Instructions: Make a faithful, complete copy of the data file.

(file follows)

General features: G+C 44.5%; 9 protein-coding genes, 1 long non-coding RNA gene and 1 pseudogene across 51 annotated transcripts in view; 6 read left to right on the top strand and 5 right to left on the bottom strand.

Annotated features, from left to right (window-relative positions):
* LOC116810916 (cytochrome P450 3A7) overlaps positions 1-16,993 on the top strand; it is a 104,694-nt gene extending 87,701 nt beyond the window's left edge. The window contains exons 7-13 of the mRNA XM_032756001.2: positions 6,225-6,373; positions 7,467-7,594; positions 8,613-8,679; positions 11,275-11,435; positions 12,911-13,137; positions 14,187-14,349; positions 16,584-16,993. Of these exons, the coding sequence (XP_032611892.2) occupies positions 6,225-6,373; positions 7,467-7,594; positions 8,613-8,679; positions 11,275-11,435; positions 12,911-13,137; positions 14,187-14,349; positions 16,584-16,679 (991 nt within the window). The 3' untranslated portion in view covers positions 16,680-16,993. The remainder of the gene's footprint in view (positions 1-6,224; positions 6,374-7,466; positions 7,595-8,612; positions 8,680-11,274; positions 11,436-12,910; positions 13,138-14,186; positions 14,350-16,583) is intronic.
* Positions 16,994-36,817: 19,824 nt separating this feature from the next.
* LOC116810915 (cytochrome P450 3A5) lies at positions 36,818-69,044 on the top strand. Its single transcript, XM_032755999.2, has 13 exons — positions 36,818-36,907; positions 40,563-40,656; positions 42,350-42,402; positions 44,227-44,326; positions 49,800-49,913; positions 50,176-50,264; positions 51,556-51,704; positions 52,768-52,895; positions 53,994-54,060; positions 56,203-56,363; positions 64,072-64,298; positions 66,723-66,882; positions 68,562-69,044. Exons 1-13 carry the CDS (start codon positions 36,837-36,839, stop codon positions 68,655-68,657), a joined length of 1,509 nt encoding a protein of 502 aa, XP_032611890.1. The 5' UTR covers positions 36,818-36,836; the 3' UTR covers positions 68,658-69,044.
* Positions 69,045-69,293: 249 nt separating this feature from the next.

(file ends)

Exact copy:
General features: G+C 44.5%; 9 protein-coding genes, 1 long non-coding RNA gene and 1 pseudogene across 51 annotated transcripts in view; 6 read left to right on the top strand and 5 right to left on the bottom strand.

Annotated features, from left to right (window-relative positions):
* LOC116810916 (cytochrome P450 3A7) overlaps positions 1-16,993 on the top strand; it is a 104,694-nt gene extending 87,701 nt beyond the window's left edge. The window contains exons 7-13 of the mRNA XM_032756001.2: positions 6,225-6,373; positions 7,467-7,594; positions 8,613-8,679; positions 11,275-11,435; positions 12,911-13,137; positions 14,187-14,349; positions 16,584-16,993. Of these exons, the coding sequence (XP_032611892.2) occupies positions 6,225-6,373; positions 7,467-7,594; positions 8,613-8,679; positions 11,275-11,435; positions 12,911-13,137; positions 14,187-14,349; positions 16,584-16,679 (991 nt within the window). The 3' untranslated portion in view covers positions 16,680-16,993. The remainder of the gene's footprint in view (positions 1-6,224; positions 6,374-7,466; positions 7,595-8,612; positions 8,680-11,274; positions 11,436-12,910; positions 13,138-14,186; positions 14,350-16,583) is intronic.
* Positions 16,994-36,817: 19,824 nt separating this feature from the next.
* LOC116810915 (cytochrome P450 3A5) lies at positions 36,818-69,044 on the top strand. Its single transcript, XM_032755999.2, has 13 exons — positions 36,818-36,907; positions 40,563-40,656; positions 42,350-42,402; positions 44,227-44,326; positions 49,800-49,913; positions 50,176-50,264; positions 51,556-51,704; positions 52,768-52,895; positions 53,994-54,060; positions 56,203-56,363; positions 64,072-64,298; positions 66,723-66,882; positions 68,562-69,044. Exons 1-13 carry the CDS (start codon positions 36,837-36,839, stop codon positions 68,655-68,657), a joined length of 1,509 nt encoding a protein of 502 aa, XP_032611890.1. The 5' UTR covers positions 36,818-36,836; the 3' UTR covers positions 68,658-69,044.
* Positions 69,045-69,293: 249 nt separating this feature from the next.